Due to Japan’s zero interest rate policy, domestic banks can’t make money on loans, so they’ve become clearinghouses for other financial companies’ products, be it mutual funds or insurance policies. Banks are basically salesmen who collect handling fees for delivering products and services. Once that task is automated or otherwise rendered obsolete by new technology, what’s the point of a bank?
- Is Google Losing to Amazon?
But profitability isn’t why investors favor the retailer over the search engine. Google’s $26.1 billion of operating income last year is about 40% more than Amazon has earned in its entire existence. Nor is it the propensity to make big gambles. The difference is that Amazon has figured out how to make more of its big gambles, such as Prime and its AWS cloud service, drive its accelerating growth. Since 2010, Amazon’s larger revenue base has averaged 28% growth annually while Alphabet’s has averaged 21%.
- Amazon Reports Largest Profit Ever
Amazon’s sales rose 38 percent to $60.5 billion in the quarter, also beating estimates. Its North America revenue jumped 42 percent to $37 billion, while international sales grew 29 percent to $18 billion. Revenue from subscription fees grew 49 percent to $3.2 billion. Advertising and other revenue rose 62 percent to $1.74 billion.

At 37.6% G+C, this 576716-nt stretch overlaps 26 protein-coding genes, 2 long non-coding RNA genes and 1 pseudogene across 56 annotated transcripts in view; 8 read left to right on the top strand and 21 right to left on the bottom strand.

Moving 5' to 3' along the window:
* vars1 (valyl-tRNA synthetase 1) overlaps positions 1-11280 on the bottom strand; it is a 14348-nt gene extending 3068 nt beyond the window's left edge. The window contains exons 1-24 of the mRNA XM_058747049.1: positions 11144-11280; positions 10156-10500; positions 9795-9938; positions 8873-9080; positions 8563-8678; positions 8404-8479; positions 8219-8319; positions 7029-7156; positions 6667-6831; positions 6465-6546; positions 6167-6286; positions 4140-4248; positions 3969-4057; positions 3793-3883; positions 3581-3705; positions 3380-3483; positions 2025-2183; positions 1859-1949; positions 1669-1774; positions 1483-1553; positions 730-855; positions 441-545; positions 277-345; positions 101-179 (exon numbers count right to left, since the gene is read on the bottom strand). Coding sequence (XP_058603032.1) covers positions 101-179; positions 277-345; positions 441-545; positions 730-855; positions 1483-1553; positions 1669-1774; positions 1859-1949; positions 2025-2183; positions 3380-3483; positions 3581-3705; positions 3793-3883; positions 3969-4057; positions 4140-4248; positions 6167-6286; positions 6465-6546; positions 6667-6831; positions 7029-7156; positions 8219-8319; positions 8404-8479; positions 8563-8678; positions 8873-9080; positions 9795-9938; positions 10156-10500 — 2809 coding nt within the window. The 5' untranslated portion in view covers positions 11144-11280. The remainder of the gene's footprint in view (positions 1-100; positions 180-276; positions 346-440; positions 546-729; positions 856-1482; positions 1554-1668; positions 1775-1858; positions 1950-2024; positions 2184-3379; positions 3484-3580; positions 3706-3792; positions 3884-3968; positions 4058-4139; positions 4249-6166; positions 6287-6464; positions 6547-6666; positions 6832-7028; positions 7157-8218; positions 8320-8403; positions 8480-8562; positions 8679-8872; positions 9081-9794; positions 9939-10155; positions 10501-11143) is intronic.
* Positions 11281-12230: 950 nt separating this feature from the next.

Amazon Web Services (AWS) continued to be the fastest-growing and most profitable business of the company. The unit posted a 45 percent rise in sales, jumping to $5.1 billion, and saw its profit margin expand from the third quarter. AWS sales accounted for a whopping 64 percent share of Amazon’s total operating income.
- Crucial iPhone source code posted in unprecedented leak
Critical, top secret Apple code for the iPhone’s operating system was posted on Github, opening a new, dangerous avenue for hackers and jailbreakers to access the device, Motherboard reported. The code, known as “iBoot,” has since been pulled, but Apple may have confirmed it was the real deal when it issued a DMCA takedown to Github, as Twitter user @supersat noted.
iBoot is the iOS code that ensures a secure boot by loading and checking that kernel is properly signed by Apple before running the OS. The version that was posted to Github, supposedly by a Twitter user named @q3hardcore, was for iOS 9, but much of it likely still exists in the latest version, iOS 11.
- Oracle’s cloud bravado masks its database despair